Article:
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Chinese company proposes fining workers for “unapproved” pregnancies

South-to-north Water Transfer Project Henan Section Is ReadySouth-to-north Water Transfer Project Henan Section Is Ready
Jiaozuo, Henan province of China.Photograph by ChinaFotoPress via Getty Images

Earlier this month, a little-known credit union in central China’s Henan province made headlines for proposing a policy that would require its female employees to ask for approval to get pregnant—and fine them should they happen to do so without permission.

“Women of reproductive age should schedule their pregnancy and female employees with unexpected pregnancies will be fined 1,000 yuan ($161),” state-run newspaper the Global Times quoted the Jiaozuo city credit cooperative notice as saying. “The schedule should be consistent with the annual work plan of different departments to avoid work disruptions.”

Only employees who had worked at the cooperative for at least a year could apply for permission to get pregnant, the notice said, and there would be a scheduled window of time for employees who were granted permission to conceive. Violators wouldn’t be considered for promotions or year-end bonuses.

In a country where women make up 64% of the work force, and where having a child is of utmost importance, the proposed rule riled many citizens. After all, many Chinese women still abide by the East Asian post-pregnancy tradition of zuo yue zi, or “sitting the month,” in which post-partum women follow a strict set of dietary and lifestyle rules to help their bodies heal. In a quintessential capitalism-meets-communism nod to the traditional sitting month, there even are posh post-partum recovery centers that charge more than $200 a day for a new mom to rest and recharge in luxury—think manicures in bed after a breastfeeding lesson.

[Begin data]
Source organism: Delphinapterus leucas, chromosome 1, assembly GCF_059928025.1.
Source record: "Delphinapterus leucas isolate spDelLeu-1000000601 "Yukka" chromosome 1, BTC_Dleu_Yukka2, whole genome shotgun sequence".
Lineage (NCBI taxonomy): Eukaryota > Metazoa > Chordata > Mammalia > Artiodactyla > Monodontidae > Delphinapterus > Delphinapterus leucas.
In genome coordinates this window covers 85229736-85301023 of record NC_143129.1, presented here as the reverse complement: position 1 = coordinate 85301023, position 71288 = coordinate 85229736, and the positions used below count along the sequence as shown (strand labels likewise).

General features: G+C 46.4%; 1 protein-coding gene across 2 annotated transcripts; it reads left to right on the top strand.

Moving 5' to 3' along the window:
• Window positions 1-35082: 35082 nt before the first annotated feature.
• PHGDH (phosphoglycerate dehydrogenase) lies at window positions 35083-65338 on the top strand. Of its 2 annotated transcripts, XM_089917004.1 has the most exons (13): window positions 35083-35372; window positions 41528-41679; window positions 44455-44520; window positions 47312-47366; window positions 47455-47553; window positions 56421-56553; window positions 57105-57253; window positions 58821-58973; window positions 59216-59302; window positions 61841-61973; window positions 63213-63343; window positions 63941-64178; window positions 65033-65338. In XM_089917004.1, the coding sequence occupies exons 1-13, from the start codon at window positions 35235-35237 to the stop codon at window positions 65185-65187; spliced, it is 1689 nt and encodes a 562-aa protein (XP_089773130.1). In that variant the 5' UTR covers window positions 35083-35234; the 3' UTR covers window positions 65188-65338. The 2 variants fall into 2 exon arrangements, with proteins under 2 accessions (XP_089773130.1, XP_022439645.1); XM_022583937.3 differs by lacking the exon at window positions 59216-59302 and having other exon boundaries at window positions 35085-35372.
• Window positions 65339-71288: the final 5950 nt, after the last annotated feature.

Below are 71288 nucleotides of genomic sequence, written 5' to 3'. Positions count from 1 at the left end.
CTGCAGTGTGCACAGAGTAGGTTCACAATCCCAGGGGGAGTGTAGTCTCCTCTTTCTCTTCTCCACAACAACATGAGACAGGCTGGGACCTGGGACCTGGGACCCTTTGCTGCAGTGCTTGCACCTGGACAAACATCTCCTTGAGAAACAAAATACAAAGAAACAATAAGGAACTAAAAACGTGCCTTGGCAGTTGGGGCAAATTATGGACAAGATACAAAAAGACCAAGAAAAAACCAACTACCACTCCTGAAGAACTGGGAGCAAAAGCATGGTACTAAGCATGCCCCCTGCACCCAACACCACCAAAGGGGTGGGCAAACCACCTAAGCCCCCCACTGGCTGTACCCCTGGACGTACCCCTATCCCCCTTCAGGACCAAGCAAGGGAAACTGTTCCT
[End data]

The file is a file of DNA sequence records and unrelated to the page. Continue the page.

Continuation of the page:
“It’s clearly illegal,” says Jonathan Isaacs, a partner at Baker & McKenzie in Hong Kong, who specializes in labor and employment issues in China. “When a company employs a woman it cannot restrict a woman from becoming married or getting pregnant.”

Labor laws that protect women in China have been improving in recent years. In 2012, the government updated its paid maternity leave laws to allow female workers to take 98 days of paid leave, up from 90 days. The law even allows female employees who have had an abortion or miscarriage anywhere from 15 days to six weeks, depending on the scenario, and women who have unplanned C-sections or a difficult childbirth can take more than the typical 98 days, depending on their local government’s rules.

But, as with many policies in China, there’s a large gray area. And while it’s against the law to fire a female employee during her pregnancy, it’s quite common for female employees to ask their managers for permission to get pregnant, or to announce their pregnancies very early on.

“On paper, in the past decade there has been improvement in legal protection for women, but the issue is enforcement,” Isaacs says. “Right now other labor issues are seen as more sensitive and could lead to social instability.” In other words, issues like unpaid or stagnant wages take enforcement priority, since Chinese leaders deem them more likely to lead to worker protests.

Some foreigners workers have also reported that their Chinese employers refuse to conform to laws protecting pregnant women. According to The Telegraph, companies have little financial incentive to follow the rules, since it’s often prohibitively expensive for expat employees to come after them for missed pay or illegal termination.

That said, there are regions in China that appear to be more forward thinking on women-oriented labor laws. Earlier this year, Shanxi province in northern China and the city of Wuhuan in Hubei province drafted proposals to give female workers one or two days of paid leave during menstruation, provided they have a note from a hospital or medical institute. The proposal also said women who are on their feet for much of their job should be given time to rest.